Well, you probably knew the other shoe was going to drop: The Globe’s Yvonne Abraham has found out that Bryon Hefner had access to former Senate President Stan Rosenberg’s emails — at the behest of the Rosenberg himself:
According to a person with direct knowledge of the workings of Rosenberg’s office, the Senate president himself directed that Hefner be given the ability to access his Senate e-mail account, his contacts, and his calendar. A second person said Hefner was open about that access.
“He would boast about it, to show his power and influence over the operations of the Senate, and more importantly, over the Senate president,” said this person, who works on Beacon Hill. Like others quoted in this story, he requested anonymity out of fear of reprisals from Rosenberg or his allies in the Senate.
This was, of course, after the 2014 assurances by Rosenberg that there was a “firewall” between his work and Hefner, who was boasting of his influence. As it turned out, most of that influence seems to have been over a few earmarks, and the freedom to grope male lobbyists with impunity. In terms of legislation, Hefner wasn’t able to turn his supposed influence into much for himself. He was not aiming high.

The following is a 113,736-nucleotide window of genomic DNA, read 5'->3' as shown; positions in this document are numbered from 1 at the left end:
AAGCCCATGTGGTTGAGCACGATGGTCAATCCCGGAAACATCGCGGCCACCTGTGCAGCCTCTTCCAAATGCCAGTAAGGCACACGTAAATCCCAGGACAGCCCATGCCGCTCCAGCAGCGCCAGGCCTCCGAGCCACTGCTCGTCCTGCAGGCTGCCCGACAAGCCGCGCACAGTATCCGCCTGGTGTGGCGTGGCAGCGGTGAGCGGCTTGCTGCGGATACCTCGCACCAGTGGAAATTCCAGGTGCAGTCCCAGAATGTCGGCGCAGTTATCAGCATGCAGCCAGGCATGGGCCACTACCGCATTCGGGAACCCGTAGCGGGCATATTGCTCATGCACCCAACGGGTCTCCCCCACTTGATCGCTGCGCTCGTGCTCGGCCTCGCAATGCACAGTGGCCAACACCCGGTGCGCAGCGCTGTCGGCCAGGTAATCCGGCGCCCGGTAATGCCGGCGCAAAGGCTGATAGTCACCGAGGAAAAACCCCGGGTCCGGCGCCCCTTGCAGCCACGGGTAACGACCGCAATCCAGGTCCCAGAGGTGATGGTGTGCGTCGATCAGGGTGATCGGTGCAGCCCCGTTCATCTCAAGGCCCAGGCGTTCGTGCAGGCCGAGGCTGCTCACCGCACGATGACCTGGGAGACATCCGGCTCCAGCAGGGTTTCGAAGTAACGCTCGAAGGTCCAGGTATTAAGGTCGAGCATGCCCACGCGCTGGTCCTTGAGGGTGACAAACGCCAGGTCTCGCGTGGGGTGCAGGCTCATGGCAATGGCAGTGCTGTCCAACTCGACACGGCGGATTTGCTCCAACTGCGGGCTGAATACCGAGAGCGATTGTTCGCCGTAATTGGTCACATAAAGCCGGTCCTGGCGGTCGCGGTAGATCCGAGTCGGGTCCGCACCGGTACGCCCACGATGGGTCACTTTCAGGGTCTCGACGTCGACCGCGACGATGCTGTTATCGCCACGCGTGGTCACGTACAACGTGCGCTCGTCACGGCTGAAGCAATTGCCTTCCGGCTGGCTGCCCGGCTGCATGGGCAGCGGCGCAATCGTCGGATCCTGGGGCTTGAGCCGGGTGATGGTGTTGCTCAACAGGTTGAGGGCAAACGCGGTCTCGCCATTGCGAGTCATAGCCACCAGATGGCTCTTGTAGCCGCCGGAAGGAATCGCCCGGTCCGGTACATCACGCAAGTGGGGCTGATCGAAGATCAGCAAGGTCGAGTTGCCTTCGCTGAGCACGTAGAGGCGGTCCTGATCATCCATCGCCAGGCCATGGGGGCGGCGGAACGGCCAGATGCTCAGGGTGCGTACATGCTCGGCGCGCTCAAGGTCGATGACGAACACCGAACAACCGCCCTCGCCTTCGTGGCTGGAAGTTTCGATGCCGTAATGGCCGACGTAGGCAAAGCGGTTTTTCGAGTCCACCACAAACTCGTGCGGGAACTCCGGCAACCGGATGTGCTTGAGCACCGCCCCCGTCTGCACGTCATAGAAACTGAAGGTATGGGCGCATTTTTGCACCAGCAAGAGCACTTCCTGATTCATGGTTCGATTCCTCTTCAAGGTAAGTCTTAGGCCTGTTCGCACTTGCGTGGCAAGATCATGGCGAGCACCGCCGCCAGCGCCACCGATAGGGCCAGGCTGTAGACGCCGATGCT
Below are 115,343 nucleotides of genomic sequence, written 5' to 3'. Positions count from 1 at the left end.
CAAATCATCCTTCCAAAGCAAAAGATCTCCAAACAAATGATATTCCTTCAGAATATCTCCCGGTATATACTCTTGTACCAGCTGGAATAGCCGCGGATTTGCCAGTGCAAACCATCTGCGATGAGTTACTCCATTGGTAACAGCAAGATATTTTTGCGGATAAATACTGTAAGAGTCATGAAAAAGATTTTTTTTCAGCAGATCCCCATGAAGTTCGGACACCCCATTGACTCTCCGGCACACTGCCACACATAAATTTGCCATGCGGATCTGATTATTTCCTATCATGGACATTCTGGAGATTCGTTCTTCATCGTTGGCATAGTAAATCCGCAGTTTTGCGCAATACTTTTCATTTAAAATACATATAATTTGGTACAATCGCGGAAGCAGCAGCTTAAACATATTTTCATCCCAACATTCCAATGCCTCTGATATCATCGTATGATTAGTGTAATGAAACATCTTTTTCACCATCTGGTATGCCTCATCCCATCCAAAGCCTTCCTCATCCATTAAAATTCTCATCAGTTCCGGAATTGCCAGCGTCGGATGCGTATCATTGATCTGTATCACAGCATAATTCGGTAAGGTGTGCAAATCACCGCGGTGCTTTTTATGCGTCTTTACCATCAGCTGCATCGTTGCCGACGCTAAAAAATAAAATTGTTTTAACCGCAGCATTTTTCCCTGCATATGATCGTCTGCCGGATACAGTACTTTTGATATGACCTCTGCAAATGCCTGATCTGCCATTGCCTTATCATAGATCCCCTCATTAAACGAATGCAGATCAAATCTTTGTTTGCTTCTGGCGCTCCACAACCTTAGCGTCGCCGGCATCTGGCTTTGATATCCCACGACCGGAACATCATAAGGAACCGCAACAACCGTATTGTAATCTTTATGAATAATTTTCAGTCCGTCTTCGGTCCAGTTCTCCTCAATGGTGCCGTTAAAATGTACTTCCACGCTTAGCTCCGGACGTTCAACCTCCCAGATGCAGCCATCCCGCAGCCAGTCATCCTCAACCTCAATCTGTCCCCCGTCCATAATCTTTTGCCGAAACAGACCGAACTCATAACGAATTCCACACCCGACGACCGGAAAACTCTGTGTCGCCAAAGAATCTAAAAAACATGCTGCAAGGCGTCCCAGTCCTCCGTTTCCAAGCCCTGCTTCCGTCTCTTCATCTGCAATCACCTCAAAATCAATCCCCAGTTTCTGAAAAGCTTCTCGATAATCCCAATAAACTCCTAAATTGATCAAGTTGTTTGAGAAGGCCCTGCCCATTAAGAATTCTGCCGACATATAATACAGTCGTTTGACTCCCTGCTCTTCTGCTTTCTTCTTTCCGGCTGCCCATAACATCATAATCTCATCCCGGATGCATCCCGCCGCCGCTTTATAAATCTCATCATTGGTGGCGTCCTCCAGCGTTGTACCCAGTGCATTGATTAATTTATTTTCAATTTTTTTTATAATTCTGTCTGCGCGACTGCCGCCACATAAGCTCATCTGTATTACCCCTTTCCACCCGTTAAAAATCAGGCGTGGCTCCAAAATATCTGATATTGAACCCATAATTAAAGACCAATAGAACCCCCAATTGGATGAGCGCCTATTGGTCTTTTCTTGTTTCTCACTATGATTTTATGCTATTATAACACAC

Roseberg’s mistakes of (character) judgment back in 2014 were pretty bad. But this goes well beyond that, a brazen defiance of his own promises, and of common ethical sense. Even without the allegations of sexual assault vs. Hefner, granting access to email to anyone — any family member, much less a lobbyist — ought to be absolutely out of the question. What was in it for Rosenberg? Was he besotted for Hefner, so unwilling to lose the relationship, that he let Hefner run wild? I can’t figure it.
I don’t see how Rosenberg gets out of resigning, post-haste. Up until the assault scandal breaking, I’d been impressed of the Senate’s work this session — being considerably more progressive and creative than Bob DeLeo’s House. Rosenberg had a large reserve of good will; this has to have bankrupted that.